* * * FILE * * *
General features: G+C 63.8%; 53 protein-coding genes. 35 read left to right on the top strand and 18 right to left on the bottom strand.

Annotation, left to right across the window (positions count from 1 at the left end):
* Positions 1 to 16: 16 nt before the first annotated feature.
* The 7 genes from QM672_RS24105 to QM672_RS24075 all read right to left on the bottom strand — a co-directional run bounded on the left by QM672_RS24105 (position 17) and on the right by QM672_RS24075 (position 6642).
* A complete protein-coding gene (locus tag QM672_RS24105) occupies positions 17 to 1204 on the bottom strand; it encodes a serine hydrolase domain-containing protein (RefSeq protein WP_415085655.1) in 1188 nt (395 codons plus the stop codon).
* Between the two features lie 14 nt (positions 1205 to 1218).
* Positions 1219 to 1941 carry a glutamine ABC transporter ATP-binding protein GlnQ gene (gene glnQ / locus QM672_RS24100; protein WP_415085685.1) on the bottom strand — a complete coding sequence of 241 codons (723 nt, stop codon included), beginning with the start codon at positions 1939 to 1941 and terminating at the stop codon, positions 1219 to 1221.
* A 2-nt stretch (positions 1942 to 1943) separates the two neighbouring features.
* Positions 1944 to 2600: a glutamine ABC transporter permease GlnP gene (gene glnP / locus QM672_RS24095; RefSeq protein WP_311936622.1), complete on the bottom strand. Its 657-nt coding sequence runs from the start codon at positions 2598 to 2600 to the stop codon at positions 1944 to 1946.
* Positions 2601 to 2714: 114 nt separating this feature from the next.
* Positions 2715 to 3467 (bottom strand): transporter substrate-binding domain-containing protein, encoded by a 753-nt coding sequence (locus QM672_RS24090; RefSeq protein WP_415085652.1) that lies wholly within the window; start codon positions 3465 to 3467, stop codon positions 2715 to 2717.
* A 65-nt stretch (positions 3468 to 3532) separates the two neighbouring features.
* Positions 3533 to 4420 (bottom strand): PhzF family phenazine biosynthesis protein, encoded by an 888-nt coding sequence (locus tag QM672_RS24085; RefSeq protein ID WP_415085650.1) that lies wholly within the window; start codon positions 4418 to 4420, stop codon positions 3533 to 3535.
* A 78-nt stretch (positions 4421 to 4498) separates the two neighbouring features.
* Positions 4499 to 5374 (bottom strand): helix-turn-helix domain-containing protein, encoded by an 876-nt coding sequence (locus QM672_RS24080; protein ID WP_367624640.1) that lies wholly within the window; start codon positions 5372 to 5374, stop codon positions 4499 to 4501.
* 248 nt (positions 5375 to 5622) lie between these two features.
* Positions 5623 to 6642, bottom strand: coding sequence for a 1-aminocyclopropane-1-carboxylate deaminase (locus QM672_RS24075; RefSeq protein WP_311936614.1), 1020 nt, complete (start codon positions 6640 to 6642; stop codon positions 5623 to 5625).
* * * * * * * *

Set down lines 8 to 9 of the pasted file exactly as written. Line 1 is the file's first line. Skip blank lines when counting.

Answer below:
* A 2-nt stretch (positions 1942 to 1943) separates the two neighbouring features.
* Positions 1944 to 2600: a glutamine ABC transporter permease GlnP gene (gene glnP / locus QM672_RS24095; RefSeq protein WP_311936622.1), complete on the bottom strand. Its 657-nt coding sequence runs from the start codon at positions 2598 to 2600 to the stop codon at positions 1944 to 1946.